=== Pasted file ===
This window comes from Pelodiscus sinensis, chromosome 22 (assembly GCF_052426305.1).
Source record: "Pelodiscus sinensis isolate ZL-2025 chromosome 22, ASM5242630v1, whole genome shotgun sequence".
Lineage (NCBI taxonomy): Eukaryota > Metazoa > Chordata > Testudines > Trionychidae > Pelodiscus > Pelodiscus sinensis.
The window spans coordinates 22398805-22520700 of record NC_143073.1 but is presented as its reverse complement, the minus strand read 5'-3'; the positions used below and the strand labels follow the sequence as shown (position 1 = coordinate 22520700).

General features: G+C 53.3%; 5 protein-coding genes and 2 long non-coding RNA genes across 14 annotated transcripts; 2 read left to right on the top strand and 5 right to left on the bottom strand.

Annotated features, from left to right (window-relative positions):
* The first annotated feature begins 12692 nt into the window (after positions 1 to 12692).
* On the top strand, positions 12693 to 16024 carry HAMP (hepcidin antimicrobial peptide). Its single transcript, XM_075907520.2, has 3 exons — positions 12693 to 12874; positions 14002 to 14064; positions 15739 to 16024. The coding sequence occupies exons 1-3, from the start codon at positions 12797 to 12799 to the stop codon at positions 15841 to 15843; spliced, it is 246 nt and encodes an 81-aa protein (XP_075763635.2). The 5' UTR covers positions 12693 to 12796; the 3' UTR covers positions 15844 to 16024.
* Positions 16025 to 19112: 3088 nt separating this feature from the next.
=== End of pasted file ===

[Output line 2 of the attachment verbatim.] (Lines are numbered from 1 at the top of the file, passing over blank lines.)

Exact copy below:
Source record: "Pelodiscus sinensis isolate ZL-2025 chromosome 22, ASM5242630v1, whole genome shotgun sequence".